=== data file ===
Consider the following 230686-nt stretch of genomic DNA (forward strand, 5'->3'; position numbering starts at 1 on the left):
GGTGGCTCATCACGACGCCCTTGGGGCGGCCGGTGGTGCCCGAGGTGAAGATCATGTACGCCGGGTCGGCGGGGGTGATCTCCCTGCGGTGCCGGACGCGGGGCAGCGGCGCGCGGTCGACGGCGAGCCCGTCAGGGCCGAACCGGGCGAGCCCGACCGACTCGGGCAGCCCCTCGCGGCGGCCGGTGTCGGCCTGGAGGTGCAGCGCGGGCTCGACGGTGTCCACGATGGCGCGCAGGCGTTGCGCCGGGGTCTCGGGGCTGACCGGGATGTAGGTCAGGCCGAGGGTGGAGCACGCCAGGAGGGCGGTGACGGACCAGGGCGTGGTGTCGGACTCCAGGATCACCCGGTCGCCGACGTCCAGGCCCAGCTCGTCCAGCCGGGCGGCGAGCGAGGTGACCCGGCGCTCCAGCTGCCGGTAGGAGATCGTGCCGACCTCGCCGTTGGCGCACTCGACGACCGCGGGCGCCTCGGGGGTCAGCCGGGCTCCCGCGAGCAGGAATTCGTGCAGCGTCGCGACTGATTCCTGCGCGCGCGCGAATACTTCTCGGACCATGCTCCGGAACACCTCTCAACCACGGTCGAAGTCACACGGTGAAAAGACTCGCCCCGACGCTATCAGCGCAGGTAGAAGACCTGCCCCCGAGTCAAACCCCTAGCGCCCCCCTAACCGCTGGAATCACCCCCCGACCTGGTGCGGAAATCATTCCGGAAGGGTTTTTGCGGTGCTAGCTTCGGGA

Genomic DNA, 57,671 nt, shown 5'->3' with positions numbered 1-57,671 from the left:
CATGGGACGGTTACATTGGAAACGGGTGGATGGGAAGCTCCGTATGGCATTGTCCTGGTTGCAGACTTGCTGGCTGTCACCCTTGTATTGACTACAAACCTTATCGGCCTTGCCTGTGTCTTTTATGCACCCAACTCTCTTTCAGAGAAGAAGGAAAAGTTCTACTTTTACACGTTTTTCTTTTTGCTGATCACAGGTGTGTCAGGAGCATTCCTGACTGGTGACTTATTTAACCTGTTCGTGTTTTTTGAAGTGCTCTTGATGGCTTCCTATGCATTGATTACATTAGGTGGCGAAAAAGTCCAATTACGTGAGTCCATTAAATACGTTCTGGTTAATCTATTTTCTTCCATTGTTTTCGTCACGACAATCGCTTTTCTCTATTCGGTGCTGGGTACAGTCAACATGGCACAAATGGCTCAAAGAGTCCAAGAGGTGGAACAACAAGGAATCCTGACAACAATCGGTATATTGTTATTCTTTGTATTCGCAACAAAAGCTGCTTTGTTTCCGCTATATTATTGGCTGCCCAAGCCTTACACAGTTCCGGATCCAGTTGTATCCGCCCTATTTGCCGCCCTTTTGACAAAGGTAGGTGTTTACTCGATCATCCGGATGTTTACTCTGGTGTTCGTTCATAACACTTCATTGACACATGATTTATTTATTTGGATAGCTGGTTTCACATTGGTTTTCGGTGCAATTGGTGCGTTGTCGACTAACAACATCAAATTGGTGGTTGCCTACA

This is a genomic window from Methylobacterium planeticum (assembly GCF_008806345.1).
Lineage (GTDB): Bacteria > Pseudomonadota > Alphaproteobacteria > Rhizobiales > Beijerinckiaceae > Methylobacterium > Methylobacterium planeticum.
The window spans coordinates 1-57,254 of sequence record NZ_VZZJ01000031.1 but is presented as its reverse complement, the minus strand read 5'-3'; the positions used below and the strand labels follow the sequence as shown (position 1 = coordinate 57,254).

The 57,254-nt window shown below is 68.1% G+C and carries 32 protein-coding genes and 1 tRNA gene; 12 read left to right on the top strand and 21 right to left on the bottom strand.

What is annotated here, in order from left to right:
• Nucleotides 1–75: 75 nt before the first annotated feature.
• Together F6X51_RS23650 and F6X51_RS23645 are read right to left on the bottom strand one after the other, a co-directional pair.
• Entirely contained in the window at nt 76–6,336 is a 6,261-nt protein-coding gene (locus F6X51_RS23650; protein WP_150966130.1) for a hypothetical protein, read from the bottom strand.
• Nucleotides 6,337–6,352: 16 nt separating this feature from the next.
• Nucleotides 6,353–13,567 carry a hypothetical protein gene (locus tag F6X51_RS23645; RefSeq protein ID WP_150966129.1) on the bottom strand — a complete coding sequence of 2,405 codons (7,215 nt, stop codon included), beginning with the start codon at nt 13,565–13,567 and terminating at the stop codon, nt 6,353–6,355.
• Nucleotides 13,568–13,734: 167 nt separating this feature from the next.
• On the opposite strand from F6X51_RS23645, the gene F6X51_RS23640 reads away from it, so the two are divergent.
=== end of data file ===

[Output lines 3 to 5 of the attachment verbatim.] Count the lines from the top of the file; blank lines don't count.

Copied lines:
Genomic DNA, 57,671 nt, shown 5'->3' with positions numbered 1-57,671 from the left:
CATGGGACGGTTACATTGGAAACGGGTGGATGGGAAGCTCCGTATGGCATTGTCCTGGTTGCAGACTTGCTGGCTGTCACCCTTGTATTGACTACAAACCTTATCGGCCTTGCCTGTGTCTTTTATGCACCCAACTCTCTTTCAGAGAAGAAGGAAAAGTTCTACTTTTACACGTTTTTCTTTTTGCTGATCACAGGTGTGTCAGGAGCATTCCTGACTGGTGACTTATTTAACCTGTTCGTGTTTTTTGAAGTGCTCTTGATGGCTTCCTATGCATTGATTACATTAGGTGGCGAAAAAGTCCAATTACGTGAGTCCATTAAATACGTTCTGGTTAATCTATTTTCTTCCATTGTTTTCGTCACGACAATCGCTTTTCTCTATTCGGTGCTGGGTACAGTCAACATGGCACAAATGGCTCAAAGAGTCCAAGAGGTGGAACAACAAGGAATCCTGACAACAATCGGTATATTGTTATTCTTTGTATTCGCAACAAAAGCTGCTTTGTTTCCGCTATATTATTGGCTGCCCAAGCCTTACACAGTTCCGGATCCAGTTGTATCCGCCCTATTTGCCGCCCTTTTGACAAAGGTAGGTGTTTACTCGATCATCCGGATGTTTACTCTGGTGTTCGTTCATAACACTTCATTGACACATGATTTATTTATTTGGATAGCTGGTTTCACATTGGTTTTCGGTGCAATTGGTGCGTTGTCGACTAACAACATCAAATTGGTGGTTGCCTACA

This is a genomic window from Methylobacterium planeticum (assembly GCF_008806345.1).